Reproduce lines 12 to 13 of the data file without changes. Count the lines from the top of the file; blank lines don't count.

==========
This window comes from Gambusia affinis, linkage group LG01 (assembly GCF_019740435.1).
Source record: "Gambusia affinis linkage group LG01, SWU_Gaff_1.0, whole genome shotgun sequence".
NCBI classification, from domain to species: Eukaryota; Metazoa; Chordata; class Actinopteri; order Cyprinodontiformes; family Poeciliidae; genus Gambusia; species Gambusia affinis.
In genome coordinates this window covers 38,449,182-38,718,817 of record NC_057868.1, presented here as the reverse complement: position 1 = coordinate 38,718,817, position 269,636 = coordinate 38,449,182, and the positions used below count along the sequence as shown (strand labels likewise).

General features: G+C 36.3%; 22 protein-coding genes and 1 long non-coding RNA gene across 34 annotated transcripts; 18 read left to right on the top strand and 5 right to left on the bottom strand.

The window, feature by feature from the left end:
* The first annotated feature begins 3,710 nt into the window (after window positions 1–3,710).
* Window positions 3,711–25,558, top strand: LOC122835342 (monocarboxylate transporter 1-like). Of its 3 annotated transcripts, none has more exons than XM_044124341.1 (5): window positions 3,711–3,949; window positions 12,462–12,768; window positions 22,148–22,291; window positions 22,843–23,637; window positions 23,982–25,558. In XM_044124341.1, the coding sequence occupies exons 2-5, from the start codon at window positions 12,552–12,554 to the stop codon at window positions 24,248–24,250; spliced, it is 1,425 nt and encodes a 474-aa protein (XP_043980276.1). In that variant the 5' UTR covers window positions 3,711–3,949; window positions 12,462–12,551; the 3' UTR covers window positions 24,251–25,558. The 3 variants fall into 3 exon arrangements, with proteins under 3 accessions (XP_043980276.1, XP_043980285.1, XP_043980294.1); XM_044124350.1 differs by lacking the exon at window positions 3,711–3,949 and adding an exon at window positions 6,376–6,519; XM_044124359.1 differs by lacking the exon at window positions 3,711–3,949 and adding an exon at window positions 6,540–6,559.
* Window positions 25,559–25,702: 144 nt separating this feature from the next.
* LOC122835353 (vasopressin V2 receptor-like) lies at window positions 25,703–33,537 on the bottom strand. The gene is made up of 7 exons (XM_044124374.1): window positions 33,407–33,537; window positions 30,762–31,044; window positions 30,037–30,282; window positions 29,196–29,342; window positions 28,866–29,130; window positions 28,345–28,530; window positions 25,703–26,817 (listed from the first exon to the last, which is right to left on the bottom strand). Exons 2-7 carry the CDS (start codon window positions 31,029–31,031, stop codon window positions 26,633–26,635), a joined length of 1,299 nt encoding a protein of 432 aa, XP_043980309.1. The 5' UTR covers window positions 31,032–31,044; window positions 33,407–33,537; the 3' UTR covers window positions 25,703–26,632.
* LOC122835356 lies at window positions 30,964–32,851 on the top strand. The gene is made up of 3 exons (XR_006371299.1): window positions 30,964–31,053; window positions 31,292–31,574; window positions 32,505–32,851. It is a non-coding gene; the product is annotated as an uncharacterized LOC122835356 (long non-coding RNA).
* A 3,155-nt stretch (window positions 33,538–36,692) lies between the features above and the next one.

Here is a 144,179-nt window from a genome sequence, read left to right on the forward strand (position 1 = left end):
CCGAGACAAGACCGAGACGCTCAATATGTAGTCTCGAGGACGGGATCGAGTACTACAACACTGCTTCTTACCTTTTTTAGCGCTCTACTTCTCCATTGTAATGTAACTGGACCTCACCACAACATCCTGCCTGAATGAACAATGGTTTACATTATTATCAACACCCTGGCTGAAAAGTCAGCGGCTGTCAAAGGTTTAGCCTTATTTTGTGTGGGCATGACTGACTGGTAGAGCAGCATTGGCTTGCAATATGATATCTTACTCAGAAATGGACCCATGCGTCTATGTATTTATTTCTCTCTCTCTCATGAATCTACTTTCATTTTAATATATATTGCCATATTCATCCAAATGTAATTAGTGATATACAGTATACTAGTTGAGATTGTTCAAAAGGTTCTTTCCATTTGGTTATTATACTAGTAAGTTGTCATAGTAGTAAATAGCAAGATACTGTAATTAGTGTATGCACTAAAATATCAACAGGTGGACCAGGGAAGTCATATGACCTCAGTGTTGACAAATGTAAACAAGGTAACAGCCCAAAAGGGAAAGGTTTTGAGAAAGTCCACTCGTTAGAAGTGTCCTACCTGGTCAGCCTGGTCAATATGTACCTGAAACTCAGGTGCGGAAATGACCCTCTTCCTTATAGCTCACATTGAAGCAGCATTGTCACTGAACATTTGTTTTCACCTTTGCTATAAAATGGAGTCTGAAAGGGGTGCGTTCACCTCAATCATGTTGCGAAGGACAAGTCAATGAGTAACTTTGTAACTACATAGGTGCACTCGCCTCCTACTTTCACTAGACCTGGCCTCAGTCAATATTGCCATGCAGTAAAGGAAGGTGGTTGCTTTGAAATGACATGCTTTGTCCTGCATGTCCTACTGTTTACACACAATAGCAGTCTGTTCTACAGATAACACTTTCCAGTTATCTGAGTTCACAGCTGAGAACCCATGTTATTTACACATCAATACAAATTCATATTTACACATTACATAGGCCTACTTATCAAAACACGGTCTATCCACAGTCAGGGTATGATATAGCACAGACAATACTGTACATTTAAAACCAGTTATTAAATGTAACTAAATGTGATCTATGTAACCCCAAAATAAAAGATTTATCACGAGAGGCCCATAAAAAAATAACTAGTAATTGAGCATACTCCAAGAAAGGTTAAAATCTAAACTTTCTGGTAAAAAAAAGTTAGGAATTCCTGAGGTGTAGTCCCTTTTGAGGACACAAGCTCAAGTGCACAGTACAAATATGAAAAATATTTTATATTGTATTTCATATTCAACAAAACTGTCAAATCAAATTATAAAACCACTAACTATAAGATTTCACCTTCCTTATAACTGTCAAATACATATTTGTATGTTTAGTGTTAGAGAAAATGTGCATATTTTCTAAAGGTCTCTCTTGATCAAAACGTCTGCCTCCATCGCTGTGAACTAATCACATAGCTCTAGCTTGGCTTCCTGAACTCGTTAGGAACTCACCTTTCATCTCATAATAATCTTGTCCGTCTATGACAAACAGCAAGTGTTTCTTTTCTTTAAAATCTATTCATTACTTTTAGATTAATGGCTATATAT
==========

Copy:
* A 3,155-nt stretch (window positions 33,538–36,692) lies between the features above and the next one.

Here is a 144,179-nt window from a genome sequence, read left to right on the forward strand (position 1 = left end):